One owner in a unit-titled development wanted to use the space outside their unit as an exclusive carpark.  Her particular unit did not come with a carpark.

Most of the other owners, who all had carparks (accessory units) with their units, didn’t mind the idea, but the chairperson of the Body Corporate suggested the Body Corporate take legal advice about this.

It is a good thing they obtained advice, as the area the owner wanted to use as her exclusive carpark was common property.  The Unit Titles Act has very strict criteria when it comes to use of common property. Not following the Act would have meant that any disgruntled owners could have taken legal action against the Body Corporate in the Tenancy Tribunal.

Generally, in order for someone to have exclusive use of an area in a unit titled complex, that area needs to be within their unit, or an accessory unit to their unit.  To legally add a carpark (or a structure like a garage) to a particular owner’s title involves re-surveying the whole unit plan, and re-allocating the ownership/utility units.  This is time-consuming and costly. 

However, the Unit Titles Act provides an option for granting and recording rights for one owner to use a carpark located on common property, without the need for resurveying the Unit Title plan.  The Body Corporate can put in place a ‘licence’ in favour of a unit owner to use that particular area exclusively.  This can be with or without an additional covenant registered over the base land for the Unit Title (on the Supplementary Record Sheet).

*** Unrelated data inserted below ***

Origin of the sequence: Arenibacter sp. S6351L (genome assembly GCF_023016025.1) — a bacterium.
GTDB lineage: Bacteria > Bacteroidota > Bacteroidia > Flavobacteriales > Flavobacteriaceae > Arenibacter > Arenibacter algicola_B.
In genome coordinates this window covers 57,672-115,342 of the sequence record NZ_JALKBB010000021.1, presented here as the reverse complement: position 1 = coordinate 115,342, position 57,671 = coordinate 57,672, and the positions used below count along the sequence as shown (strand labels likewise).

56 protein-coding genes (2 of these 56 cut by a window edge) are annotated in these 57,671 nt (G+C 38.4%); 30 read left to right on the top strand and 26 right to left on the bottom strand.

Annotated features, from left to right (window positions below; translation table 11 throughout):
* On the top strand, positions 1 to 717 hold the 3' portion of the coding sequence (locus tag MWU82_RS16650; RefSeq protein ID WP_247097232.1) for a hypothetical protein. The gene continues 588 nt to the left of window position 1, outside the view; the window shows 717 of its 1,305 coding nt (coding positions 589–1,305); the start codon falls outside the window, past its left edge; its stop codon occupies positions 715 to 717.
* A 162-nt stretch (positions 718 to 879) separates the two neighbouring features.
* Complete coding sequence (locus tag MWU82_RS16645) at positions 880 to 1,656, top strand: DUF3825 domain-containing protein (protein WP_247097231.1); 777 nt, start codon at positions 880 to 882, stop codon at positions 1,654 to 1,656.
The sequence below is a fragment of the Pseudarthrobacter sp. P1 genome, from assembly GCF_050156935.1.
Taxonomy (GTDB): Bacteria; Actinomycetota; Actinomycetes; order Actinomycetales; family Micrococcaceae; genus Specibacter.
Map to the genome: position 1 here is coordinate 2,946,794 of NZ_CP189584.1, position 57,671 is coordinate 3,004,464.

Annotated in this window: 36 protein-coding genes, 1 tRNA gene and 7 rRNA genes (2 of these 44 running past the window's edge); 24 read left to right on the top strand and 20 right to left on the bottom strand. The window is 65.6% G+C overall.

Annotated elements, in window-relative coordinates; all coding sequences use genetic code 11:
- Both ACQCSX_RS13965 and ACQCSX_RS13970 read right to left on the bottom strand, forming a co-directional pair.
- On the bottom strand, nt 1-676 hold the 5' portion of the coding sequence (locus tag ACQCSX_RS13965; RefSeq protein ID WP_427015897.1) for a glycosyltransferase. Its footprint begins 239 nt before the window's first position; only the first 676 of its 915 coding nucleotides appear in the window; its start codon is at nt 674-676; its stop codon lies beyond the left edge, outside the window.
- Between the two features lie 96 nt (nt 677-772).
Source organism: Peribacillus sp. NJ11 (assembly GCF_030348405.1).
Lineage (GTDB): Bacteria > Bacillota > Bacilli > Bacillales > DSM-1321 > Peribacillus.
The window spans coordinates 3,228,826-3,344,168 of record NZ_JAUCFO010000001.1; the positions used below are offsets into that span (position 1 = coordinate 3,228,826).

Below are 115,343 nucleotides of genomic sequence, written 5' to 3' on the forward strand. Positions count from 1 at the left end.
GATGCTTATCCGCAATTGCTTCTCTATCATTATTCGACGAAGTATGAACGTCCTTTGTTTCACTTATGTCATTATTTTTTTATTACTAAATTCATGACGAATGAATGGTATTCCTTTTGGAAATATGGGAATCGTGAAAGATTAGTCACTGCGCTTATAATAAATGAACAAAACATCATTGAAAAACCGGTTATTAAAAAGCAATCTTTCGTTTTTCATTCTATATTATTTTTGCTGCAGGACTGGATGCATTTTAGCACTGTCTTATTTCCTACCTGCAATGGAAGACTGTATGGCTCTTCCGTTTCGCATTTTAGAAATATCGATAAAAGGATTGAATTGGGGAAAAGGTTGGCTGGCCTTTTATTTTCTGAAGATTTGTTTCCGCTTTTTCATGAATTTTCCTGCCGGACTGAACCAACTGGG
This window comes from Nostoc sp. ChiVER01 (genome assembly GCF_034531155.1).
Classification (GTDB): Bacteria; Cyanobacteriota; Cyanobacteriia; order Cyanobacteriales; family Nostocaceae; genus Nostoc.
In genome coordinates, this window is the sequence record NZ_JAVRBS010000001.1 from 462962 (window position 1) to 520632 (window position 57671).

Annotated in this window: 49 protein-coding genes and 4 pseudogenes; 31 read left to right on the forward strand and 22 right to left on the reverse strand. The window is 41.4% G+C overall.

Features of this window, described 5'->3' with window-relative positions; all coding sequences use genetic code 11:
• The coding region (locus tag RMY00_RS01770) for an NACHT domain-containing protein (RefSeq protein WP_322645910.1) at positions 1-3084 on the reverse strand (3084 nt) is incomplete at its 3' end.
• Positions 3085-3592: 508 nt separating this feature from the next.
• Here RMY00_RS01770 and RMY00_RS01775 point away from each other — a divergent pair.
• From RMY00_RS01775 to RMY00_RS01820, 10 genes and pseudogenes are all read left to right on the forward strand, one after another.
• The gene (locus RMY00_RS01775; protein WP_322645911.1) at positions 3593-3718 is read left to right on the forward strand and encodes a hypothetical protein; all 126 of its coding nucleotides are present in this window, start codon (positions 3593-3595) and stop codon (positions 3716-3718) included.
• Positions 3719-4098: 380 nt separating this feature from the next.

The Body Corporate may choose to complete both a licence and a covenant in order to record a particular unit owner’s rights in relation to common property. 

The benefit of registering a covenant to record the licence is that it will appear on the Supplementary Record Sheet (title), so it is flagged to any person searching the title (particularly useful when someone is buying into the complex).

A licence, on the other hand is a private arrangement between the owner and the Body Corporate, which will not pass to future owners.  The licence itself cannot be registered, which is why a covenant needs to be entered into as well.

If you are a Body Corporate considering putting in place an exclusive right for an owner to use part of the common property, or considering granting any rights at all over the common property, it pays to take legal advice to make sure you don’t make costly mistakes.

Leading law firms committed to helping clients cost-effectively will have a range of fixed-price Initial Consultations to suit most people’s needs in quickly learning what their option are.  At Rainey Collins we have an experienced property and business team who can answer your questions and put you on the right track.

Claire Tyler